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Microbiology encompasses numerous sub-disciplines including virology, mycology, parasitology, and bacteriology.

Eukaryotic micro-organisms possess membrane-bound cell organelles and include fungi and protists, whereas prokaryotic organisms—all of which are microorganisms—are conventionally classified as lacking membrane-bound organelles and include eubacteria and archaebacteria. Microbiologists traditionally relied on culture, staining, and microscopy. However, less than 1% of the microorganisms present in common environments can be cultured in isolation using current means. Microbiologists often rely on extraction or detection of nucleic acid, either DNA or RNA sequences.

Viruses have been variably classified as organisms, as they have been considered either as very simple microorganisms or very complex molecules. Prions, never considered microorganisms, have been investigated by virologists, however, as the clinical effects traced to them were originally presumed due to chronic viral infections, and virologists took search—discovering "infectious proteins".

As an application of microbiology, medical microbiology is often introduced with medical principles of immunology as microbiology and immunology. Otherwise, microbiology, virology, and immunology as basic sciences have greatly exceeded the medical variants, applied sciences.

Pure Microbiology

  • Bacteriology : the study of bacteria.
  • Mycology : the study of fungi.
  • Protozoology : the study of protozoa.
  • Phycology/algology : the study of algae.
  • Parasitology : the study of parasites.
  • Immunology : the study of the immune system.
  • Virology : the study of viruses.
  • Nematology : the study of nematodes.
  • Microbial cytology : the study of microscopic and submicroscopic details of microorganisms.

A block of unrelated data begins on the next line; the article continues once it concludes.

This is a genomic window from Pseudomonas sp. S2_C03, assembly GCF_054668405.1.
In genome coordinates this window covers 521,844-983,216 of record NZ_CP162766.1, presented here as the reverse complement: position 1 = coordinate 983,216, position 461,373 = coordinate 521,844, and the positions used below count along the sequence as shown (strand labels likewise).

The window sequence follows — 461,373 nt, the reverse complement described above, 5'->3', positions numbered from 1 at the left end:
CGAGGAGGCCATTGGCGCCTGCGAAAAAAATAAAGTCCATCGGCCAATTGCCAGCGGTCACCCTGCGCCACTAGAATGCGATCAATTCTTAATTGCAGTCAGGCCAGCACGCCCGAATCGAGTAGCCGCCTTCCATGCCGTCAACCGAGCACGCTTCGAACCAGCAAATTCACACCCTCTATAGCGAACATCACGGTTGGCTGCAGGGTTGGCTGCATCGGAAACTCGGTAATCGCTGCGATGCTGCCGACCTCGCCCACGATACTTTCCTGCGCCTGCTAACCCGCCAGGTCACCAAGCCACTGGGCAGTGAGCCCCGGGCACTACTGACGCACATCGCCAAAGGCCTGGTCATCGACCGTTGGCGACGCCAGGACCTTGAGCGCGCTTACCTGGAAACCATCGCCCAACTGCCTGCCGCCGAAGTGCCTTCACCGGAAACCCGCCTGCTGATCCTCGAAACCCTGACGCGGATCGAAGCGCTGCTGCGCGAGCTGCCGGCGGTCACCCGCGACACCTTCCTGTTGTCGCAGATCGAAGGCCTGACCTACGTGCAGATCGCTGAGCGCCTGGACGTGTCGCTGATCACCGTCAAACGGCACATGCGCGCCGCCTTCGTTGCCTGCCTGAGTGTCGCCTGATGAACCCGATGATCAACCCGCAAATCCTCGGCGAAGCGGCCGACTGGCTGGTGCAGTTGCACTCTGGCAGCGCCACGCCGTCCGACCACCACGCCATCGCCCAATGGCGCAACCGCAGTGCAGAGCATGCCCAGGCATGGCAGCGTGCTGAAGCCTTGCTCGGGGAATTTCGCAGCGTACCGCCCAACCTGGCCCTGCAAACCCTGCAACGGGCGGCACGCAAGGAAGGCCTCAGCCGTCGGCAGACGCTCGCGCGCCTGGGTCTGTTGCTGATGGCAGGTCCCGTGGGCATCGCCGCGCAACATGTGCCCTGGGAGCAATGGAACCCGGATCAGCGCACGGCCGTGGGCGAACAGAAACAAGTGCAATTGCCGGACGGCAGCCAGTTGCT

• Microbial physiology : the study of how the microbial cell functions biochemically. Includes the study of microbial growth, microbial metabolism and microbial cell structure.
  • Microbial ecology : the relationship between microorganisms and their environment.
  • Microbial genetics : the study of how genes are organized and regulated in microbes in relation to their cellular functions. Closely related to the field of molecular biology.
  • Cellular microbiology : a discipline bridging microbiology and cell biology.
  • Evolutionary microbiology : the study of the evolution of microbes. This field can be subdivided into:
    • Microbial taxonomy : the naming and classification of microorganisms.
    • Microbial systematic : the study of the diversity and genetic relationship of microorganisms.
  • Generation microbiology : the study of those microorganisms that have the same characters as their parents.
  • Systems microbiology : a discipline bridging systems biology and microbiology.
  • Molecular microbiology : the study of the molecular principles of the physiological processes in microorganisms.

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